Because the information is basic, it is really only designed to be used in the initial phase of an incident. These initial actions and recommendations can be superseded as more information becomes available, but the EAC should provide a good starting point. Since the EAC system was devised, much has changed in the way of training and operational practices, but little has changed with EACs. 

EACs are also used by the emergency services in different ways. For example, some fire services in the UK use the codes as the basis of whole incident response, but others use alternative information sources or use EACs in a limited way. 

Since 2011, when NCEC regained the responsibility for updating the list, we have held a consultation every two years in line update of the European Agreement Concerning the International Carriage of Dangerous Goods by Road (ADR). This means that we try to resolve any inconsistencies from previous versions, devise codes for new UN numbers and review the EACs for existing UN numbers where there has been a change to the classification. 

The results of the consultation have an effect on the EAC list, especially with regards to raising concerns that would not be resolved otherwise, please click here and complete the short consultation questionnaire.

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CLP impact on health and safety legislation

Classification, Labelling and Packaging

The UK Health and Safety Executive (HSE) has issued a consultation document on proposed changes to the following health and safety regulations:

 

  • Health and Safety (Safety Signs and Signals) Regulations 1996.
  • Control of Substances Hazardous to Health (COSHH) Regulations 2002.
  • Dangerous Substances and Explosive Atmospheres Regulations 2002 (DSEAR).
  • Management of Health and Safety at Work Regulations 1999.

Driving these changes is the June 2015 deadline for all hazardous products sold in Europe to be classified and labelled according to CLP rules. 

The four regulations use chemical hazard classifications to define their scope and reference the Dangerous Substances Directive (DSD) and Dangerous Preparations Directive (DPD). However, from June 2015, CLP will be fully implemented and DSD and DPD will be repealed. Therefore, it is necessary to update the UK regulations so they are in line with CLP. CLP was first introduced in 2009 and is in transition to replace DSD and DPD . Currently, substances supplied in Europe are required to be classified and labelled according to CLP rules and, from June 2015, this will apply to mixtures as well.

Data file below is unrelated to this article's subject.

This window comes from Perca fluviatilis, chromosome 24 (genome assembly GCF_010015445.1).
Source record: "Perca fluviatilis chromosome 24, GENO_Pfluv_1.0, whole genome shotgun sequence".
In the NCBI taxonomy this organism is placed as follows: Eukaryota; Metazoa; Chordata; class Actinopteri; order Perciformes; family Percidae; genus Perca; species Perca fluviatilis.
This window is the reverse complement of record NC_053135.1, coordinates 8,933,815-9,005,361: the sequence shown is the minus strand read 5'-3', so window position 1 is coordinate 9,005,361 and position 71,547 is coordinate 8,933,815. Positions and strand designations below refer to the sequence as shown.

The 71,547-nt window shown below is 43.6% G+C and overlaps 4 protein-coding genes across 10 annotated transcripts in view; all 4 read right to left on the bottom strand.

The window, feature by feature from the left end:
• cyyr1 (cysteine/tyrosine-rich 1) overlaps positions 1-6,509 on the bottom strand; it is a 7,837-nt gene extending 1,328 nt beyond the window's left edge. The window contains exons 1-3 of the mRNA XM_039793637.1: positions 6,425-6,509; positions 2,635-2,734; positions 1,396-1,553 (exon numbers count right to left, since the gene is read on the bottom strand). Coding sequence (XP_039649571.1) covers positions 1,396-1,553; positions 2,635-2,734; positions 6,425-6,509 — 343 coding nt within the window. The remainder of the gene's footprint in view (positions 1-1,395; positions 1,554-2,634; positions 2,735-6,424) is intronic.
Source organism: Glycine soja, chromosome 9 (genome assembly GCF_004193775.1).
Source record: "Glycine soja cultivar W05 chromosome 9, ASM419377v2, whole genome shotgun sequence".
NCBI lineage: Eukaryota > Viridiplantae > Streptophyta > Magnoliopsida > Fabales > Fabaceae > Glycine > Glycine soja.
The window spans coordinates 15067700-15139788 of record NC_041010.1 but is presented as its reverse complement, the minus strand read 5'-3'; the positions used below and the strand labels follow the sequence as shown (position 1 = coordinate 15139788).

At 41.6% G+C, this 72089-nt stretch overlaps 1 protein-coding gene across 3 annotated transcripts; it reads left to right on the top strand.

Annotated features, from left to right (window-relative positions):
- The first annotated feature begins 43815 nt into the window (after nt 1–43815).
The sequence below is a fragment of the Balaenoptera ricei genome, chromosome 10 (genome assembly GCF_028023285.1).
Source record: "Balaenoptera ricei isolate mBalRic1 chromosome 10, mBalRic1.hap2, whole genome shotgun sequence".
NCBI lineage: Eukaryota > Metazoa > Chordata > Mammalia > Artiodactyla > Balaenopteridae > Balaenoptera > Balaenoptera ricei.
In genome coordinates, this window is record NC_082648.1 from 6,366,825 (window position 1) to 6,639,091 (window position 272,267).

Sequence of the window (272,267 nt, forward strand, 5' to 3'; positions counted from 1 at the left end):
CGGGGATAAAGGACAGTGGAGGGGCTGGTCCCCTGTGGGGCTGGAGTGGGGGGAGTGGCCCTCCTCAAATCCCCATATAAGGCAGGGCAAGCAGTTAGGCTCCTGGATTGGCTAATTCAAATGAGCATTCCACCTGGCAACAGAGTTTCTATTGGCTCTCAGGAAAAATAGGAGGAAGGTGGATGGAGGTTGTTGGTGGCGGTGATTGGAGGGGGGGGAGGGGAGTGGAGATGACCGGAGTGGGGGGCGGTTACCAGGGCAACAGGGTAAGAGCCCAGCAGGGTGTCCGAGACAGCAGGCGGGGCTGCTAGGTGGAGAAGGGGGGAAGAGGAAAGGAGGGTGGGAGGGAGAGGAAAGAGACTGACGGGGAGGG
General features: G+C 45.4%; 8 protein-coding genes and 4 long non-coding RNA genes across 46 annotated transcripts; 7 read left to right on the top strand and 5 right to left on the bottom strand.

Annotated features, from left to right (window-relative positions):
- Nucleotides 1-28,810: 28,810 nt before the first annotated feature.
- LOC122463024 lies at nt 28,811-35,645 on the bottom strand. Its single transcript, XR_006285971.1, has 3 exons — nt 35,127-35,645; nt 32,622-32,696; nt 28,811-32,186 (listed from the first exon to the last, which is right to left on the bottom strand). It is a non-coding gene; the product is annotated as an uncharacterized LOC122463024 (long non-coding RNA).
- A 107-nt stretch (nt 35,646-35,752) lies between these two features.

In the consultation document, HSE states that the proposed changes to the regulations are the minimum that are legally required, with the aim of minimising the cost to business of implementing the required changes.

The consultation document is available on the HSE website and comments are required by 5 August.

If you would like information on how NCEC can help you meet your regulatory obligations through services such as CLP classification and SDS authoring, COSHH management software, and COSHH training and consultancy, then please click here.

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Interesting calls

Incendiary grenades unearthed

Bomb disposal team

A cache of No 76 special incendiary grenades was recently unearthed during building works in Swanage. Dorset Fire & Rescue Service and a military bomb disposal team were mobilised to make the area safe, but contacted NCEC for advice on how what to do if any of the grenades broke while being removed.

NCEC has considerable experience with these grenades, which were issued to Home Guard units in case of invasion during World War II. Drawing on this experience, NCEC’s Emergency Responder recommended that the fire service should put a 300 metre cordon in place to protect the public.